Although they had vacationed regularly for two decades on Kauai’s South Shore, Silicon Valley attorney Terry McMahon and his wife, Cindie, made a bold move in late 2007 when they decided to be founding members of the Garden Isle’s most luxurious resort community, Kukuiula.
The couple put down a check for a custom house lot in the former sugarcane fields near Poipu and returned home to Monte Sereno in time for Cindie McMahon to undergo her annual mammogram. It was then she learned she had breast cancer.
“It was crazy timing, so we backed out,” recalled Cindie McMahon, who retired three years ago from her 20-year-old psychotherapy practice in Los Gatos. “But then I got a call before I had my surgery from a Realtor asking us to take a look at another piece of property, and we decided we’re not going to let cancer define what we do with our lives. We re-upped again and gave them a check and never looked back.”
“It was a life-affirming decision that Cindie was going to be fine and life was going forward,” said Terry McMahon, who heads the worldwide intellectual property practice of McDermott Will & Emery at the firm’s Menlo Park office.
And life has gone forward, both for the McMahons and the exclusive 1,000-acre development that the Wall Street Journal’s Marketwatch.com once characterized – or mischaracterized, according to the McMahons – as a “ghost town.”
Kukuiula now claims 101 owner families, 30 completed houses and eight vacation-rental “club cottages,” with another 10 houses and eight rental cottages under construction, according to Brent Herrington, president of Kukuiula Development Co. The members-only amenities include an 18-hole golf course designed by Tom Weiskopf; a clubhouse complex with restaurant, pools and spa; and a 6-acre farm and lake stocked with peacock bass.
Zoned for up to 1,500 housing units, Kukuiula offers land from about a third of an acre to a full acre for just under a million to the mid $4 millions. Lots with built cottages are priced from $2 to almost $4 million, Herrington said.
Like the McMahons, the majority of property owners, guests and visitors come from California, with many from the Bay Area. “It’s been clear to us from the beginning that there really is a special relationship between Kauai and the Bay Area,” Herrington said.
“The country charm really appeals to people from the Bay Area,” said Paul Horner, formerly manager of Napa’s Carneros Inn and now general manager of the Club at Kukuiula, to which all property owners belong. “You can stay connected here – we have some of the finest Internet connectivity in the islands – yet they’re so far away and disconnected at the same time.”
To build their 6,000-square-foot hillside getaway, the McMahons chose Scottsdale, Ariz., architect Don Ziebell, who designed Kukuiula’s graceful plantation-style clubhouse and sumptuous yet understated spa. Ziebell is “good at sticking with what should be in the environment, rather than sticking a postmodern house where it shouldn’t be,” Cindie McMahon said.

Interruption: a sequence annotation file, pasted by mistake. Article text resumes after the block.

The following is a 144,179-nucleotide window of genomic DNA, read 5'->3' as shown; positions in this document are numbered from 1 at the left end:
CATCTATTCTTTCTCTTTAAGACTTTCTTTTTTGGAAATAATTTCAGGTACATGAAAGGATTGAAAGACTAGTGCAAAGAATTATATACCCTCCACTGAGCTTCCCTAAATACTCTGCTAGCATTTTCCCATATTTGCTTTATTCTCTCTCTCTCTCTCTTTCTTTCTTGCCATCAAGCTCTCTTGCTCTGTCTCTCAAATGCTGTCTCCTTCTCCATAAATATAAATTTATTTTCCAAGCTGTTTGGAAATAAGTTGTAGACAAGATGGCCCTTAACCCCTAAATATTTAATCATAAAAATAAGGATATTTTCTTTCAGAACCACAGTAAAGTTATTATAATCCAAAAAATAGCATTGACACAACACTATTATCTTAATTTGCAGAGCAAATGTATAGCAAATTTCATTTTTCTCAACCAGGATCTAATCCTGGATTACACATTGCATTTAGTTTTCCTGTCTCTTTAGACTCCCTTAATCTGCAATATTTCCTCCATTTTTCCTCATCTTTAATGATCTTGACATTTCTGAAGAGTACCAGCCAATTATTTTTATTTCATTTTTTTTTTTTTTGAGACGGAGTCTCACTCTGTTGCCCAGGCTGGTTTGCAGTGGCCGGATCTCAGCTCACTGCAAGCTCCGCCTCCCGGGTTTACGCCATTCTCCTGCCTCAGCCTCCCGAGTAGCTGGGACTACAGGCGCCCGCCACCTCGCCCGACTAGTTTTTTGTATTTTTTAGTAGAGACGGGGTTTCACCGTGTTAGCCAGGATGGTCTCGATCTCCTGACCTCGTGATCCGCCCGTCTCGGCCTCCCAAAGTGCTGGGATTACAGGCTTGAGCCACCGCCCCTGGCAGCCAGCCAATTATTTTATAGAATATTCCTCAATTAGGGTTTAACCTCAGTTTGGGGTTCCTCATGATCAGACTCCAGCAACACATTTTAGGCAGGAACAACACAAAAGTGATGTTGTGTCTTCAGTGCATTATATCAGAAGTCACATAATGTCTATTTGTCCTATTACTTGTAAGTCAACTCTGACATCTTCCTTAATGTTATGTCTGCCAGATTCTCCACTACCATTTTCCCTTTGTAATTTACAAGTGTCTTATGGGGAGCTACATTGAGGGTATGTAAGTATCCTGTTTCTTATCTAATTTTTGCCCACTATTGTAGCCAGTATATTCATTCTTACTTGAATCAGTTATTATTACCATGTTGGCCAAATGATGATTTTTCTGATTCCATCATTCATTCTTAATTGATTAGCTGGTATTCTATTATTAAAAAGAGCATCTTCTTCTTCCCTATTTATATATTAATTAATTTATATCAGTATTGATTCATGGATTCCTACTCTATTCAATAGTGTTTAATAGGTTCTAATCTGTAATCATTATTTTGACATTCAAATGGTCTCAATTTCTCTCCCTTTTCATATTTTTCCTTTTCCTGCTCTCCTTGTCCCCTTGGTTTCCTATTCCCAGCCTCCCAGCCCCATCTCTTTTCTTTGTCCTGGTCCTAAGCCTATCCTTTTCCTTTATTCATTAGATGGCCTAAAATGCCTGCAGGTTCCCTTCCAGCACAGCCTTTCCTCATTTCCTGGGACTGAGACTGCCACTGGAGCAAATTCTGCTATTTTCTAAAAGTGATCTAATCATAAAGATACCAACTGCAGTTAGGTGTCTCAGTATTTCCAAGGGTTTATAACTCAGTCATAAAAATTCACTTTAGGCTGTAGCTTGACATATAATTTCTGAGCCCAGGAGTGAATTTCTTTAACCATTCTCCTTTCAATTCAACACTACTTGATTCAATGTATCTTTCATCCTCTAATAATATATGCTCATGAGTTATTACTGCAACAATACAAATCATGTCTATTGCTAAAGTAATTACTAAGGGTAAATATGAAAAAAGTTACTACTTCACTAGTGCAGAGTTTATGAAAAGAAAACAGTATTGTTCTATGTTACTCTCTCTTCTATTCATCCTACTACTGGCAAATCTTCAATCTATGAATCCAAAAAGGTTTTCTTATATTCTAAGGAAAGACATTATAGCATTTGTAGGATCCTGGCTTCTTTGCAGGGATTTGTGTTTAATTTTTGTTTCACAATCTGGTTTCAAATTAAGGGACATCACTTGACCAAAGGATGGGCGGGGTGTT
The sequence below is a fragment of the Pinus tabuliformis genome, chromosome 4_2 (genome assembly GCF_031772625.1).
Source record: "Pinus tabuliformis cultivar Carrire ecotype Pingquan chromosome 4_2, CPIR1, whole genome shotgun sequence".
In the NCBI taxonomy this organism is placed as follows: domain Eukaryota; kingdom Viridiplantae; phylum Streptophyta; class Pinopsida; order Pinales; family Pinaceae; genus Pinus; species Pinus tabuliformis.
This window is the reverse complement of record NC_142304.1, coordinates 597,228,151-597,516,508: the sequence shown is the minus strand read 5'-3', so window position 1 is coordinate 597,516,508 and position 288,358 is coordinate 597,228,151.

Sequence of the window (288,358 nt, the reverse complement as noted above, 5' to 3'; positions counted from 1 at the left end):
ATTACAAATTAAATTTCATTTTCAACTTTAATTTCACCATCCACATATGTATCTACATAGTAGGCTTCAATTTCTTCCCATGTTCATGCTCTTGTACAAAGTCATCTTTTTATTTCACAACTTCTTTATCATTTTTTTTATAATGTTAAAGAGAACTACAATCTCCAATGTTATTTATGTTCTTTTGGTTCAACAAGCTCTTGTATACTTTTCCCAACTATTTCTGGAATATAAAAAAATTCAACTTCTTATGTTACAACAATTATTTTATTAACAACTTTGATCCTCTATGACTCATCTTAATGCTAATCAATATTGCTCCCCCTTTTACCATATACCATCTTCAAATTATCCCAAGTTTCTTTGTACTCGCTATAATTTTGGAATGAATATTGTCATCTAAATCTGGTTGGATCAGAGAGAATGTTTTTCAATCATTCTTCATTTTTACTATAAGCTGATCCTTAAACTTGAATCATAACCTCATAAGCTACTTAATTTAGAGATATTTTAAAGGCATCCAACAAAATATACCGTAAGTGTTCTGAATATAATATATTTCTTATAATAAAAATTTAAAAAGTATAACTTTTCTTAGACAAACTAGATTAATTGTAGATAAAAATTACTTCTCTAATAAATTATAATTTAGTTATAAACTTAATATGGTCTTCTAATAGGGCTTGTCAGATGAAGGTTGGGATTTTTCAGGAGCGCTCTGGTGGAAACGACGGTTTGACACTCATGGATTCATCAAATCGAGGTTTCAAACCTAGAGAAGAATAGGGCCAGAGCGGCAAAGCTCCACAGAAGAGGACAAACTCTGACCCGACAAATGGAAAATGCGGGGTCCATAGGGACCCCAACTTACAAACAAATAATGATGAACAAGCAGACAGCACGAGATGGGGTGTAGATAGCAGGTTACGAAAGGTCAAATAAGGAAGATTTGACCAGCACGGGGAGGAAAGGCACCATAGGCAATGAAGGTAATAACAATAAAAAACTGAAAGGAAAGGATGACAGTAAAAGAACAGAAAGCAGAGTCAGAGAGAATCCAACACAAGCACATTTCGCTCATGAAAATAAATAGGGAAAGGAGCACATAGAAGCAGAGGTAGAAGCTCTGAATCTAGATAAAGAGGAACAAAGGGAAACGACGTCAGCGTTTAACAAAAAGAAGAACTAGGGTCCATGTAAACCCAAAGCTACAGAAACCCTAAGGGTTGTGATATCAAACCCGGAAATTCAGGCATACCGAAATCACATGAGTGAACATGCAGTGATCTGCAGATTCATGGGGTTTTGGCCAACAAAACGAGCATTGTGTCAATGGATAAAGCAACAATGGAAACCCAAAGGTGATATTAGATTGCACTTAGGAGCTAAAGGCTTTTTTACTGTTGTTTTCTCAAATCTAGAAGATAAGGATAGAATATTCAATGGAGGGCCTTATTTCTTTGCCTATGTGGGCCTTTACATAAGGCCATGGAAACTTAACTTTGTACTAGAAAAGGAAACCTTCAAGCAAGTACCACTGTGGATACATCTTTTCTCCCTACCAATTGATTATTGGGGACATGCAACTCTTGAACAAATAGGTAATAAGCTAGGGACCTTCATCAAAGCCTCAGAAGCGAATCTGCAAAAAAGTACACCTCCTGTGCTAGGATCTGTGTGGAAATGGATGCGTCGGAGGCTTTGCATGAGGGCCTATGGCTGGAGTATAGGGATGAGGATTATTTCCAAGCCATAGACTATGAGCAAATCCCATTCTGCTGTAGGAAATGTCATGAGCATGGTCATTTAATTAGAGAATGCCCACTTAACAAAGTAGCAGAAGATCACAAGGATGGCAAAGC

Completed in July 2011, the house includes four bedrooms, four full baths, two half baths, an 1,800-square-foot lanai, pool and a one-bedroom ohana suite, as in-law units in the islands are called. The main level features two master suites, each with an outdoor shower garden, while the 40-by-40-foot rec room above the garage boasts what Terry McMahon calls a “270-degree view” of the coast, from lush green mountains in the east and the Spouting Horn blowhole to the west.
For interior design, the McMahons turned to the woman who had worked on their Monte Sereno home, Marie Peterson of Chelsea Court Designs in Los Gatos and San Francisco, while C. Mariani Antiques of San Francisco created some antique reproductions. Dode Martin, co-owner of MartinRoberts Design, based in San Francisco and Kauai helped find the art. “She knows all of the local artists, and we were able to find some nice pieces of art for the wall,” Terry McMahon said.
The result? “It’s our refuge, our place of peace – it’s literally magical,” he said. The magic included a gift of a small watercolor of the view from their house by one of the artists represented on their walls to a blessing by Kauilani Kahalekai, a kahu (priest) who gave the couple their Hawaiian names.
Kahalekai chose Nanimakamae (precious beauty) for Cindie McMahon and Makaiolani (eyes of the royal hawk) for Terry McMahon, and now most folks on Kauai know them as Nani and Maka. Kahalekai named their house Ka Hale O Mauli Ola, House of the Breath of Life.
Last year, the couple spent about 13 weeks in their Kauai haven, joined at times by children Katie, 33, and Patrick, 35. The senior McMahons have racked up 10 weeks so far this year.
“We were just talking about when we can come back,” Terry McMahon said.
Former Chronicle Travel Editor Jeanne Cooper writes the Aloha Friday column and Hawaii Insider blog for SFGate.com.